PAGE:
Prior to Faster, Pussycat! Kill! Kill! (do you have any idea how much fun that is to type out? so many exclamation points!), Ms. Bernard also appeared on television in 1963 as a young character called Beverly Fairchild in the popular American soap opera General Hospital. She was 15 at the time. In 1969, Ms. Bernard starred in the lesbian-themed film That Tender Touch as Terry Manning. Though the film is very tame by today’s standards, some of the material was very groundbreaking for the time.

Miss December’s private life makes a striking contrast to the image of an in-demand girl running from studio to stage. Even in the busy Bernard household, Susan’s managed to establish a balcony retreat for work on oil portraits of people she likes, among them the dates who take her to her favorite beaches and the cozy restaurants she prefers to gaudier showbiz scenes.


I think that resistance to the “scene” in Hollywood really shaped her as an artist and a person with a real brain and will. She has some pretty solidly cemented cult status, and is still an active and a classy lady, though she keeps out from in front of the camera these days.

That shot up there actually came from the next year’s calendar. They stuck her in as March. My guess for this reasoning? The lion next to her on the hearth. You know. “March comes in like a lion, goes out like a lamb.” You think?

Scans of Ms. Bernard’s original layout. All of the at-home b&w shots were taken by her father. It is to his memory that Ms. Bernard currently devotes herself. She has so far produced three books about his body of work and maintains a beautiful site called Susan’s Salon, where you can send her messages and go through pictures her father took in the halcyon days of Bernard of Hollywood.

Being the daughter of one of the most famous photographers in Hollywood, I felt I was the most photographed child in America. With this came the privilege of experiencing Hollywood history. My Salon will bring you the stories my father loved to tell and my cherished memories.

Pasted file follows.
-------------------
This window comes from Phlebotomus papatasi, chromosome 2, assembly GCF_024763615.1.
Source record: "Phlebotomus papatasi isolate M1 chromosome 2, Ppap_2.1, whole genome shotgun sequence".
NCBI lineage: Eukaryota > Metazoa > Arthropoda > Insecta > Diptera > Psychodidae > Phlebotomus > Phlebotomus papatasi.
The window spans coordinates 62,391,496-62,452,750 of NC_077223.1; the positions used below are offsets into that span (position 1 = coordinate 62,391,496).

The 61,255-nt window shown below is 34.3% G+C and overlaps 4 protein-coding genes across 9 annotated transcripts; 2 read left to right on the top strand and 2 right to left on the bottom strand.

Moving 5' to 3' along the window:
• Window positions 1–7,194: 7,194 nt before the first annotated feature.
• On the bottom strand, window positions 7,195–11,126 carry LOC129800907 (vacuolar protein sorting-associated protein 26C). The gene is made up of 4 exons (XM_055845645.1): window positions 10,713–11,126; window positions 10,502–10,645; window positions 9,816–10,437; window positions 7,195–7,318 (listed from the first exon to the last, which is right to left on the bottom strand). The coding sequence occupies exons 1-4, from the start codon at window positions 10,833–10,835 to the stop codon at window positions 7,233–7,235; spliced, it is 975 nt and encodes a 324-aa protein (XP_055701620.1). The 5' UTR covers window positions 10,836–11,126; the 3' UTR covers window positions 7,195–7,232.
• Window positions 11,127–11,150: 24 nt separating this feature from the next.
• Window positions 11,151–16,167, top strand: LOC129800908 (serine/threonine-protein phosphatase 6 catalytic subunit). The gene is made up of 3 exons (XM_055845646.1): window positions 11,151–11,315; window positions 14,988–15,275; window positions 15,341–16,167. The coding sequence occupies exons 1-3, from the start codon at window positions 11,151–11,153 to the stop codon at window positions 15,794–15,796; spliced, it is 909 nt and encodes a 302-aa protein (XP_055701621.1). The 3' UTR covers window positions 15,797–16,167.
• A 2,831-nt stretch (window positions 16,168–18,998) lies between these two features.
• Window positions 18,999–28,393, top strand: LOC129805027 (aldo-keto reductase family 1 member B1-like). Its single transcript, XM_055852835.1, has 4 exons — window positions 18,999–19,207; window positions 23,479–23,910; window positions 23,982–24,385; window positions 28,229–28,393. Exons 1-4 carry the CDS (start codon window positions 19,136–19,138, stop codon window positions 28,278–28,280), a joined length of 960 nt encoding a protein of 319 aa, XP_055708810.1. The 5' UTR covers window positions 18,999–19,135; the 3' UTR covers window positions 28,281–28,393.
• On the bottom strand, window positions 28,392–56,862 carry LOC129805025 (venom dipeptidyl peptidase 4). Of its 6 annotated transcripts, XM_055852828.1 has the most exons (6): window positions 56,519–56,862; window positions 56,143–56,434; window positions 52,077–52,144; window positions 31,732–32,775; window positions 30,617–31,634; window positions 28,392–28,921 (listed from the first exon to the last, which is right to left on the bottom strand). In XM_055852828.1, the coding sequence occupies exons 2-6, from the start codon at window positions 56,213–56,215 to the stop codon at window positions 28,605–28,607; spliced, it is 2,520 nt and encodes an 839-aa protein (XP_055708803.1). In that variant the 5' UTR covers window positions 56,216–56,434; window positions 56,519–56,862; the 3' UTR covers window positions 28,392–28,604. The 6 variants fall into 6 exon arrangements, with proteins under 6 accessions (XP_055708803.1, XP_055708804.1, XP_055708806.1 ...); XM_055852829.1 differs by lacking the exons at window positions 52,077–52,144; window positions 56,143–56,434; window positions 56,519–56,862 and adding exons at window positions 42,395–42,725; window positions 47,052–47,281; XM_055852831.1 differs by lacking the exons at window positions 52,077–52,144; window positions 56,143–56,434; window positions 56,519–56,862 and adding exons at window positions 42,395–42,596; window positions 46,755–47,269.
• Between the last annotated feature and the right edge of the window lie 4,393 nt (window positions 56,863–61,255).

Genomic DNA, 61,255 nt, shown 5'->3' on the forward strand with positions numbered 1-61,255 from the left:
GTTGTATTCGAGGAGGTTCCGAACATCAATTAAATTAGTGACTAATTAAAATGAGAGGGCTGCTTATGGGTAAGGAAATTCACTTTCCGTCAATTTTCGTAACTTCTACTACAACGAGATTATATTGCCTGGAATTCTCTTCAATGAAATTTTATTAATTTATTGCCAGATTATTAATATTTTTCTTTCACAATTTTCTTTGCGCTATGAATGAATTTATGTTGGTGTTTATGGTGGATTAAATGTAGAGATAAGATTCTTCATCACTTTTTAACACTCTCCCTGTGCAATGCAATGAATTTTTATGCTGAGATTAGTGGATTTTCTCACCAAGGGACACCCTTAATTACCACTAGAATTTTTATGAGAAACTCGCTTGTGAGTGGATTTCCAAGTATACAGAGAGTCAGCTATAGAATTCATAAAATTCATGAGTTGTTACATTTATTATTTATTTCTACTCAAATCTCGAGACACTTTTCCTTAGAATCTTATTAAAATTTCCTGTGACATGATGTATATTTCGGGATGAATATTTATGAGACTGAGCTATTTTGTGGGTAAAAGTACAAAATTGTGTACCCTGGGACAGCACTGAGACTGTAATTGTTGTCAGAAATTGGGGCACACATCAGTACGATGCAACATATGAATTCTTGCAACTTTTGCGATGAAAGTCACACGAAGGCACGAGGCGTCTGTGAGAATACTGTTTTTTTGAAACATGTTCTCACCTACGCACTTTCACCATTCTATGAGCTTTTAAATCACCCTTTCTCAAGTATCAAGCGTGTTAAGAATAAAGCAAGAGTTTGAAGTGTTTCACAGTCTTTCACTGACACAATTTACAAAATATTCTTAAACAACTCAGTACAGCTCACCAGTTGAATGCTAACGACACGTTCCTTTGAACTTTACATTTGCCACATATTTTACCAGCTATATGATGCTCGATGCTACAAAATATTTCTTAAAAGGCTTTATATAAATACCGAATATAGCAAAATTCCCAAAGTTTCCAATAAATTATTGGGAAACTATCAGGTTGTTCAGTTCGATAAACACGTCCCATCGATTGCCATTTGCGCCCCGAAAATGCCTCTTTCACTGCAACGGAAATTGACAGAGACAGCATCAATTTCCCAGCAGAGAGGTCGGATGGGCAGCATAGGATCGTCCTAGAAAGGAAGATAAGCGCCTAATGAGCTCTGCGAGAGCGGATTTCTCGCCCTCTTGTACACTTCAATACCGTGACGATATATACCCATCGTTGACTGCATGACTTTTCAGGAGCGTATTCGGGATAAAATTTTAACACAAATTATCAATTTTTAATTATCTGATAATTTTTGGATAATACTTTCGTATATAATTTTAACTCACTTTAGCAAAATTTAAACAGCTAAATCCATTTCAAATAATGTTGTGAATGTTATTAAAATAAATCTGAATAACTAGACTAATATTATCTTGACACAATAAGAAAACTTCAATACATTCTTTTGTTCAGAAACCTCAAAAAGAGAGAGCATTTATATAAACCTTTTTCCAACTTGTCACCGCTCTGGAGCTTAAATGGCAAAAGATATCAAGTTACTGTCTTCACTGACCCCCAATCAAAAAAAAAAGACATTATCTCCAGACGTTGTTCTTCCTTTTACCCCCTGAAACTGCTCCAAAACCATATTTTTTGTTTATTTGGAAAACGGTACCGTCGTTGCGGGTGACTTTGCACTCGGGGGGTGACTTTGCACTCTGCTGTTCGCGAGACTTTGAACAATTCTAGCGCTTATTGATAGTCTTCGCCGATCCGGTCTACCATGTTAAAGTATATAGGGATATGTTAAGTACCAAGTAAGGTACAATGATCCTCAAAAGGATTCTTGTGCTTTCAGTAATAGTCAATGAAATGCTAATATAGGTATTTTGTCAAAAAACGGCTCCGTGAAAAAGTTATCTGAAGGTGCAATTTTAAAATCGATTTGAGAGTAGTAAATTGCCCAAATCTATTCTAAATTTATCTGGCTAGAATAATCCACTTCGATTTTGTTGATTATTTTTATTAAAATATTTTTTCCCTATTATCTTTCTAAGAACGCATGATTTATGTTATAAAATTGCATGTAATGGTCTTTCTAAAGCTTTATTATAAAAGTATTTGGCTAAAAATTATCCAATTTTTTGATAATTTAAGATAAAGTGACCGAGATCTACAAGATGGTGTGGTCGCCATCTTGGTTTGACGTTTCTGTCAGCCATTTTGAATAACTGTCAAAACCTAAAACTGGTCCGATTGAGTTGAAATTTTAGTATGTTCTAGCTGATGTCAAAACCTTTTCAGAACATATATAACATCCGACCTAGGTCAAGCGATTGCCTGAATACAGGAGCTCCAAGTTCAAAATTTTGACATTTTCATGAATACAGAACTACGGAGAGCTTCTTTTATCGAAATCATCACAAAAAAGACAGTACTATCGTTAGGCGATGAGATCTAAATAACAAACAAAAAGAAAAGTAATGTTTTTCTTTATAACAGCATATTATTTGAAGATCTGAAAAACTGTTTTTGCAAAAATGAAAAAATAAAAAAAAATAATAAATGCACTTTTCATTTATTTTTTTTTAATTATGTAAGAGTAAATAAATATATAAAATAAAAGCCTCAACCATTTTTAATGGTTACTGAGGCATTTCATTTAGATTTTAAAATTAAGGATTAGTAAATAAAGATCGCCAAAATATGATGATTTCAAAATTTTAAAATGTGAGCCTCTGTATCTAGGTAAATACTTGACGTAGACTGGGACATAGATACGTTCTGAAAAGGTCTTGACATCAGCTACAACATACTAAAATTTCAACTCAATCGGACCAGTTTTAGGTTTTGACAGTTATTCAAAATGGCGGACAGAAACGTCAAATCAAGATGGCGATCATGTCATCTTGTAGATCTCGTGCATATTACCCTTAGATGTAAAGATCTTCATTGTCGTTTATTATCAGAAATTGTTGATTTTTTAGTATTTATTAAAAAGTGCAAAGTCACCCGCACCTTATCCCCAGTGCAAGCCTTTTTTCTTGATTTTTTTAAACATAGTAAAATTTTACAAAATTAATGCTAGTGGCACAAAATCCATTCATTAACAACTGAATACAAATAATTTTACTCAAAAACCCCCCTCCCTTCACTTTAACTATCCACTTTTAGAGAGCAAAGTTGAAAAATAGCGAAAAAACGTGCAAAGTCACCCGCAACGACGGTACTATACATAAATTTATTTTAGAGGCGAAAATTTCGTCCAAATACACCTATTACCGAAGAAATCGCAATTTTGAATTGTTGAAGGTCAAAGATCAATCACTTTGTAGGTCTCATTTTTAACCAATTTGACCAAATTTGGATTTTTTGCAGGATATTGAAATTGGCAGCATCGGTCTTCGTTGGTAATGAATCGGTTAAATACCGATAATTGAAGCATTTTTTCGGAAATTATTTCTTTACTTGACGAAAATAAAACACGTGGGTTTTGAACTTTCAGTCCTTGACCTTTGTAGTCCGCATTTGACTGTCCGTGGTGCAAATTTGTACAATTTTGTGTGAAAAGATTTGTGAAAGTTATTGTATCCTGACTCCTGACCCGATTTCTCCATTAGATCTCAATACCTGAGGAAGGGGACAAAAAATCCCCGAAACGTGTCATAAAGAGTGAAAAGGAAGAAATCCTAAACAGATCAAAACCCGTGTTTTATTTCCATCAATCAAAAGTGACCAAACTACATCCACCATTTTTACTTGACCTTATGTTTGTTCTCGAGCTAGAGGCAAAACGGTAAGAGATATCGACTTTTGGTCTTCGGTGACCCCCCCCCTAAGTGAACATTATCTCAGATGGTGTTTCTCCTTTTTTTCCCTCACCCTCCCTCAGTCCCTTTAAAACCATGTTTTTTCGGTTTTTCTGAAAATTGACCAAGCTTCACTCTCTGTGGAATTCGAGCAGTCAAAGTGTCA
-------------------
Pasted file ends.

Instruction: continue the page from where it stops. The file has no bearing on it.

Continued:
(Susan’s Salon.)

I totally encourage you to check it out. Very cool.

I think all in all this has been a pretty kickass, standout Playmate entry. Especially if you are in to pin-ups, old Hollywood, and B-movies, which it is my expreience that those usually go together. Hope you feel the same!

And, because I can’t help myself, some caps of Sue in Faster, Pussycat! Kill! Kill! Sorry, in my cursory search, I couldn’t find any stills with Tura Satana, and I’m too lazy to dig it up and take screencaptures myself. Enjoy them anyway?

Finally, an absolute trifecta of perfecta, from left to right in the recent shot below: Ms. Bernard; my b’loved Julie Newmar; baby burlesque legend Dita von Teese.

via madhatter on the vintageerotica forums.

Too much amazing for one photo.

The Girls of Summer: DeDe Lind, Miss August 1967

June 16, 2010

The lovely and talented DeDe Lind has come up several times before, and I am totally pumped that she gets her own post! She is an amazing woman who is sweet, funny, and deservedly popular.

Photographed by Mario Casilli.

This picture has been to Vietnam and the moon and its friendly, upbeat subject just keeps on truckin’. Read on and find out more about the single most popular centerfold model in the history of Playboy!

How did she get that gravity-defying figure? Spaghetti, of course.

Early in the evening, DeDe turns to the kitchen and her principal avocation, with a flair and success in cooking that does the Swedish and Italian roots of her family tree proud. “Like Mom’s, my best main course is a spaghetti dish,” DeDe says.

(“DeDe Girl.” Playboy, August 1967.)

For a quiet woman, DeDe is not without opinions. “I don’t see how we can get out,” she says of the war in Vietnam. “But — perhaps because I’m a girl and I’m young? — The thought of losing our young men way over there is awful.”


Maybe it was that anxious empathy, her sunny spirits, confession of shyness, or maybe a little something to do with the sweet rack and all these adorable girly-girl pictures? — Whatever the cause, DeDe Lind holds the honor of being the undisputed most popular Playmate of all time. She received more mail than any other Playmate before her time and since. Get it, girl!